Category Archives: Uncategorized

Corgis invited to Corgis Gone Wild in Laurel – June 8 2013

A Billings Gazette photo from Corgis Gone Wild 2012

Corgis, Corgi crosses, and their canine housemates are welcome at the June 8, 2013 “Corgis Gone Wild!” in Laurel.

The Yellowstone All Corgi Club will be hosting this annual summer corgi fun fest for its 9th year, this year!

There will be games, prizes, food and fun. Bring your lawn chairs, some cash for the available BBQ lunch, and admission of $10 for groups or $5 for individuals. There’s plenty of parking, green grass and shade trees and a secure fence at Happy Tails Park next to AnimaLodge and Laurel East Vet Clinic in Laurel, Montana.

Date: Saturday, June 8, 2013
Time: 12:00 to 4:00
Place: Happy Tails Park at AnimaLodge, Laurel, MT at Exit 437 off Interstate 90 (Map) (Est. driving time from Bozeman, 1hr 53 mins)
Admission: $10 per group or $5 per individual
Info: Rhonda, 406 – 208 – 5688

BECAUSE the event is in Laurel, MT, Gallatin Valley corgis can connect with others on Facebook or comment on this post and we can put you in touch with other members that want to carpool.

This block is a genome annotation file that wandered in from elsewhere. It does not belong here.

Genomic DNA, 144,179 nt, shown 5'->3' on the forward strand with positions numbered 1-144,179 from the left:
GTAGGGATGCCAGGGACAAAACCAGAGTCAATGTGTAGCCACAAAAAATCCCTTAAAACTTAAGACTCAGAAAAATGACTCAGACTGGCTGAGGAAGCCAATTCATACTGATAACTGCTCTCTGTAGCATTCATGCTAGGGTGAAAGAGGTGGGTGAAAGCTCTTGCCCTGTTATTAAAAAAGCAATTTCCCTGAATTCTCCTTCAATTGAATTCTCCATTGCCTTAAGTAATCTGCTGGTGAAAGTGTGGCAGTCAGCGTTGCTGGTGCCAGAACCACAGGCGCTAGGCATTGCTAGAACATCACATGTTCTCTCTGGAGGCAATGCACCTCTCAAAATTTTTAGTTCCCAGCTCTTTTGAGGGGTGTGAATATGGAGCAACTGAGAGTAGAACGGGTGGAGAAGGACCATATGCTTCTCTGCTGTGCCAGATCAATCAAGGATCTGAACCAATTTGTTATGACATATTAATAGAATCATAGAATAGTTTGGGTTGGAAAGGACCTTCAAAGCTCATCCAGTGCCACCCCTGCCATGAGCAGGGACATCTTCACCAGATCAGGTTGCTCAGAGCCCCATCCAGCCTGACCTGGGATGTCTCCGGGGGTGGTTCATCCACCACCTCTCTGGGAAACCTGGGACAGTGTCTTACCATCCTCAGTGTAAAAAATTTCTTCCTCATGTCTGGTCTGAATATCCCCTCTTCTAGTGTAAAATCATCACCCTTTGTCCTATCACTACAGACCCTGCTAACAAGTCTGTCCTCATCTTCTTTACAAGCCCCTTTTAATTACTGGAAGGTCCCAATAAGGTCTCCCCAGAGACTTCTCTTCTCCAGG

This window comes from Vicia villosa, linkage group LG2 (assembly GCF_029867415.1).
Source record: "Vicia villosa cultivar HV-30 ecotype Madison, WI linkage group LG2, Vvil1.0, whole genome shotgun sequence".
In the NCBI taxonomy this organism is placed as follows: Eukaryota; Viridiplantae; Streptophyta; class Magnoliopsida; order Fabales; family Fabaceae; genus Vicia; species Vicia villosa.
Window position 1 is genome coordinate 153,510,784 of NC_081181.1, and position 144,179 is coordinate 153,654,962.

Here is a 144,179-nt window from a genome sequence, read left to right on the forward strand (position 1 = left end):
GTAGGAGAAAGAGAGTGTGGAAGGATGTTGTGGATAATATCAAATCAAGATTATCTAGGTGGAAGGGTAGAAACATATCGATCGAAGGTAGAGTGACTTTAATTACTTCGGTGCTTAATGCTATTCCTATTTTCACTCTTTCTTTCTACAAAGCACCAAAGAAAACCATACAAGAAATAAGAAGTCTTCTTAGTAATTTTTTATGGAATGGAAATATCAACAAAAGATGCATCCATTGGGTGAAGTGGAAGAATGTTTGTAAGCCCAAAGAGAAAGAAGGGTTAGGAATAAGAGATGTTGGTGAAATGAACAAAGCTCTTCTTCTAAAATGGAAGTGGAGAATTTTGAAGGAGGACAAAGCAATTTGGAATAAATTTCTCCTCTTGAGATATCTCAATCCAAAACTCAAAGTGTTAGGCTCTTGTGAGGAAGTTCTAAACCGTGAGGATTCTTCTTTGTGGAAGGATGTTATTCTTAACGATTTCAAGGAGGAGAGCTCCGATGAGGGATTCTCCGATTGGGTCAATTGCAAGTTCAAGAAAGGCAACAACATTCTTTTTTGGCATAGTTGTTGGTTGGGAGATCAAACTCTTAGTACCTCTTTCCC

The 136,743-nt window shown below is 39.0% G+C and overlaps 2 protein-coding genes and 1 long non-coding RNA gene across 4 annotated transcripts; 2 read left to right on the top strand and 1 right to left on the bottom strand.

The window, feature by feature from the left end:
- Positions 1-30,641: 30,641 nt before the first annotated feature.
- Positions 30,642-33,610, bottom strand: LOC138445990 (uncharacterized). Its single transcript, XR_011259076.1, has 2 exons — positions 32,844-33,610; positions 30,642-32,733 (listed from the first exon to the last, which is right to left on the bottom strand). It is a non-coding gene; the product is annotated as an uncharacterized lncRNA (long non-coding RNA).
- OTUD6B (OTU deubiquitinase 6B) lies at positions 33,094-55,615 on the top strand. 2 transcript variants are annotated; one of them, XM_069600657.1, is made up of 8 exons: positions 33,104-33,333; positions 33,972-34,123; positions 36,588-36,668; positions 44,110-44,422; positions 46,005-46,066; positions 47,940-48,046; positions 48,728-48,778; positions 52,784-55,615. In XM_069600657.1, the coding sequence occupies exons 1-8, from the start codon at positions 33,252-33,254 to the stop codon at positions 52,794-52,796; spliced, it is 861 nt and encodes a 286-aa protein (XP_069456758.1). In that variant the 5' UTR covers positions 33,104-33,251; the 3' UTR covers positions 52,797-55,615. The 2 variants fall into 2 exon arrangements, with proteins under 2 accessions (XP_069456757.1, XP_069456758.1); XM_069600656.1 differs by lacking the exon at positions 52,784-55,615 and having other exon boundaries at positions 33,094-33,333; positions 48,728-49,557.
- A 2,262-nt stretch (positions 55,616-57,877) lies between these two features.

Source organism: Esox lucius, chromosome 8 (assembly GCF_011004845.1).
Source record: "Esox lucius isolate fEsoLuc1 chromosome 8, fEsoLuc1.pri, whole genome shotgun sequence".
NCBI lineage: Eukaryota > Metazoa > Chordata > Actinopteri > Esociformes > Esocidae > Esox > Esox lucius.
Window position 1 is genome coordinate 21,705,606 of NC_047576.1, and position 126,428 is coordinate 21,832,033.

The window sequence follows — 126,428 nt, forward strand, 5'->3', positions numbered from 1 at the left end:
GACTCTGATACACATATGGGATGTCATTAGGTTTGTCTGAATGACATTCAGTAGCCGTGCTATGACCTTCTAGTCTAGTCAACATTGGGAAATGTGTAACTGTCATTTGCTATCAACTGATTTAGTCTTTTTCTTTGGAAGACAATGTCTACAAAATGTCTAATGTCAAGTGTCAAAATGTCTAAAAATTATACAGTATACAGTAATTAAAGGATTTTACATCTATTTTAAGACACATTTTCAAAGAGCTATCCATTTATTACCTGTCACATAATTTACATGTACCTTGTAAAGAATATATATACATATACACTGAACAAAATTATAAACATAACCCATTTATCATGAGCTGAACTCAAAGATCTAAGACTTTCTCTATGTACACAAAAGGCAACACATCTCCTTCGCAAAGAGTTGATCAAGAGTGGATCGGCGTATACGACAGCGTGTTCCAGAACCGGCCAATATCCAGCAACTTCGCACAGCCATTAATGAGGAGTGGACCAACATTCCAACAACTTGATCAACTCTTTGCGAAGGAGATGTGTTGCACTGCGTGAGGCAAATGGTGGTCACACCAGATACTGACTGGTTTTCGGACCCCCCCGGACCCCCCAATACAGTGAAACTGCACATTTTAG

IMPORTANT NOTE: For the well-being of all, please remember that owners are responsible for whatever their dogs do at Corgis Gone Wild. Your dogs should be current on shots, and within your control. Females in season should please stay home. Bring a leash in case your pooch needs a time-out.

Billings Gazette photo, 2012


THANK YOU Corgis in the Snow Sponsors!


Greetings Corgi Fans!

We wanted to give one last shout out to our amazing Corgis in the Snow Sponsors.  Quite a range of great local companies helped us put it all together and we want to make sure you know who they are, and that supporting them supports us!

These sponsors, event visitors, and local grocers helped us raise LITERALLY a truckload of dog food for the Gallatin Valley Food Bank, $40 for Corgipals, and a few hundred bucks in cash and crates for the Heart of the Valley Animal Shelter.

THANK YOU, and please stop by and say hi if you get a chance to these local businesses:

Hample and Peck Financial Services

Four Corners Saddlery and Boutique


AAA MountainWest

Goodwerks Creative

Heart of the Valley Animal Shelter

And thanks to the Grocery Stores that hosted our dog food drop off bins!